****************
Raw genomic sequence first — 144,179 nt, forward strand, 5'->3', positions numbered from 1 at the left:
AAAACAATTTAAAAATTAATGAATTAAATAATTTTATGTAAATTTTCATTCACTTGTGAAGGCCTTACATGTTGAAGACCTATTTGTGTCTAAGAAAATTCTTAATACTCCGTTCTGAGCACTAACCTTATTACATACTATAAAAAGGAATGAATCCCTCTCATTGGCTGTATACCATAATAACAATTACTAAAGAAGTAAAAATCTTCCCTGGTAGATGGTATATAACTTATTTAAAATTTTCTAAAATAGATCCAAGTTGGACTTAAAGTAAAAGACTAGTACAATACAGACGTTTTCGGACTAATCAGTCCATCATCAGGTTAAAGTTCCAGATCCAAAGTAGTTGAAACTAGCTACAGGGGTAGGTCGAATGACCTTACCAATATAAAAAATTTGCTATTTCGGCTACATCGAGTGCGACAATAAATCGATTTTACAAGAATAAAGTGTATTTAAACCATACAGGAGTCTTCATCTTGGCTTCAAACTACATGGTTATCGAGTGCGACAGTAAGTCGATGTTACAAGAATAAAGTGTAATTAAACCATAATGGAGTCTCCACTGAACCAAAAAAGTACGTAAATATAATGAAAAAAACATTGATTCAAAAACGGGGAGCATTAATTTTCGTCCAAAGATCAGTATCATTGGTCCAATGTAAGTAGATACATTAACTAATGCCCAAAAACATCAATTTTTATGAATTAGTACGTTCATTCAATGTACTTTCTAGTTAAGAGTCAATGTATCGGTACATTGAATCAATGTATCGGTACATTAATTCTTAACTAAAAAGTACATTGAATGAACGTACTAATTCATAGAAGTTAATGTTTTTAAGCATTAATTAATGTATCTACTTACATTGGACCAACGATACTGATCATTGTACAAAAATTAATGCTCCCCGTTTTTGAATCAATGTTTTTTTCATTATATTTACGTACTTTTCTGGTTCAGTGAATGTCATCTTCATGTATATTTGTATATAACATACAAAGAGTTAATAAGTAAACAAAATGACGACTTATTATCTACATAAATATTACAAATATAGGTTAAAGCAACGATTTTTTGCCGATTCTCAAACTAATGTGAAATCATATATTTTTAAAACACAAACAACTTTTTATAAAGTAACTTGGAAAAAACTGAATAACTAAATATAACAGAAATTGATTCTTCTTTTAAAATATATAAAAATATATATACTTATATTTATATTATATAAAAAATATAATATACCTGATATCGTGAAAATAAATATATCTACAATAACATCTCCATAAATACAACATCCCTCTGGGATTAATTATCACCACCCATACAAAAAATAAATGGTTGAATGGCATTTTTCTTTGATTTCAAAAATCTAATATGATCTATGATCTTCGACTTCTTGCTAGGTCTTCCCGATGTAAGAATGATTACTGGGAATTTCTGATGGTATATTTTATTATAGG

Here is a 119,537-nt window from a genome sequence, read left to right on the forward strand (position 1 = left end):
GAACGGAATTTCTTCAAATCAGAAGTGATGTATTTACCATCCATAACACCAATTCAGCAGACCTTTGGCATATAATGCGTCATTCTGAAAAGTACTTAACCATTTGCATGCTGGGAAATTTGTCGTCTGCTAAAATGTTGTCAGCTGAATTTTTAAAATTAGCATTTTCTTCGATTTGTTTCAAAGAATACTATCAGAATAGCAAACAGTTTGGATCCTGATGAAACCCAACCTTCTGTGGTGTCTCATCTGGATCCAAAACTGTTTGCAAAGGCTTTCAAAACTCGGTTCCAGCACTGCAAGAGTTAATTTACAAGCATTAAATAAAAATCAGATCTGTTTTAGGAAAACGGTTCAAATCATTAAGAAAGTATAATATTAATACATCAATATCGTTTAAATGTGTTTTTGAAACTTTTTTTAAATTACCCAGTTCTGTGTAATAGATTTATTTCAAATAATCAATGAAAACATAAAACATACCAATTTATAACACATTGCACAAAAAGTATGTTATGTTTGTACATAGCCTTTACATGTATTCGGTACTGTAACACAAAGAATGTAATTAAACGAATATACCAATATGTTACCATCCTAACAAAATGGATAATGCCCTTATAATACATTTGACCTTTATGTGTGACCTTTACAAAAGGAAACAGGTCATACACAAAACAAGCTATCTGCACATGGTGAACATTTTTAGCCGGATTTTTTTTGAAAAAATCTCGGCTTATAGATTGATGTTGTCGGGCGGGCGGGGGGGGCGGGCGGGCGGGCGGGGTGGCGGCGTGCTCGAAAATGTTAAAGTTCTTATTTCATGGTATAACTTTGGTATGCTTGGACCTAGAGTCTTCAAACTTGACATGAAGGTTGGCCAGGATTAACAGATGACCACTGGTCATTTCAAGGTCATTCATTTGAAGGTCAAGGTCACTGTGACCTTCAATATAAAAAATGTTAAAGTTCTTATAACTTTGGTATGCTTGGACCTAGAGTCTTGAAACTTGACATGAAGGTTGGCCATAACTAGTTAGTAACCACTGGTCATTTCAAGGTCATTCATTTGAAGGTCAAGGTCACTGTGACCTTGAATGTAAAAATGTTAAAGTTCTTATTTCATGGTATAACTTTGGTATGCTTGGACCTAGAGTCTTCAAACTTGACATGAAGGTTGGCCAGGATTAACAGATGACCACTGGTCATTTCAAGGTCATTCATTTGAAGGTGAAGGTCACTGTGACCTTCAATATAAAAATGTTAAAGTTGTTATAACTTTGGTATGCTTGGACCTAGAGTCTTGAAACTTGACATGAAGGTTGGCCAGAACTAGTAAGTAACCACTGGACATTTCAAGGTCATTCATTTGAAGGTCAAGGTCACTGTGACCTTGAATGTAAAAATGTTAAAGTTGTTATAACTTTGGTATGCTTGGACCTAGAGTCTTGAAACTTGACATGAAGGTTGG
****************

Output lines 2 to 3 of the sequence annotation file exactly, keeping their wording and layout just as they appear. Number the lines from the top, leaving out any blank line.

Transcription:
AAAACAATTTAAAAATTAATGAATTAAATAATTTTATGTAAATTTTCATTCACTTGTGAAGGCCTTACATGTTGAAGACCTATTTGTGTCTAAGAAAATTCTTAATACTCCGTTCTGAGCACTAACCTTATTACATACTATAAAAAGGAATGAATCCCTCTCATTGGCTGTATACCATAATAACAATTACTAAAGAAGTAAAAATCTTCCCTGGTAGATGGTATATAACTTATTTAAAATTTTCTAAAATAGATCCAAGTTGGACTTAAAGTAAAAGACTAGTACAATACAGACGTTTTCGGACTAATCAGTCCATCATCAGGTTAAAGTTCCAGATCCAAAGTAGTTGAAACTAGCTACAGGGGTAGGTCGAATGACCTTACCAATATAAAAAATTTGCTATTTCGGCTACATCGAGTGCGACAATAAATCGATTTTACAAGAATAAAGTGTATTTAAACCATACAGGAGTCTTCATCTTGGCTTCAAACTACATGGTTATCGAGTGCGACAGTAAGTCGATGTTACAAGAATAAAGTGTAATTAAACCATAATGGAGTCTCCACTGAACCAAAAAAGTACGTAAATATAATGAAAAAAACATTGATTCAAAAACGGGGAGCATTAATTTTCGTCCAAAGATCAGTATCATTGGTCCAATGTAAGTAGATACATTAACTAATGCCCAAAAACATCAATTTTTATGAATTAGTACGTTCATTCAATGTACTTTCTAGTTAAGAGTCAATGTATCGGTACATTGAATCAATGTATCGGTACATTAATTCTTAACTAAAAAGTACATTGAATGAACGTACTAATTCATAGAAGTTAATGTTTTTAAGCATTAATTAATGTATCTACTTACATTGGACCAACGATACTGATCATTGTACAAAAATTAATGCTCCCCGTTTTTGAATCAATGTTTTTTTCATTATATTTACGTACTTTTCTGGTTCAGTGAATGTCATCTTCATGTATATTTGTATATAACATACAAAGAGTTAATAAGTAAACAAAATGACGACTTATTATCTACATAAATATTACAAATATAGGTTAAAGCAACGATTTTTTGCCGATTCTCAAACTAATGTGAAATCATATATTTTTAAAACACAAACAACTTTTTATAAAGTAACTTGGAAAAAACTGAATAACTAAATATAACAGAAATTGATTCTTCTTTTAAAATATATAAAAATATATATACTTATATTTATATTATATAAAAAATATAATATACCTGATATCGTGAAAATAAATATATCTACAATAACATCTCCATAAATACAACATCCCTCTGGGATTAATTATCACCACCCATACAAAAAATAAATGGTTGAATGGCATTTTTCTTTGATTTCAAAAATCTAATATGATCTATGATCTTCGACTTCTTGCTAGGTCTTCCCGATGTAAGAATGATTACTGGGAATTTCTGATGGTATATTTTATTATAGG

Here is a 119,537-nt window from a genome sequence, read left to right on the forward strand (position 1 = left end):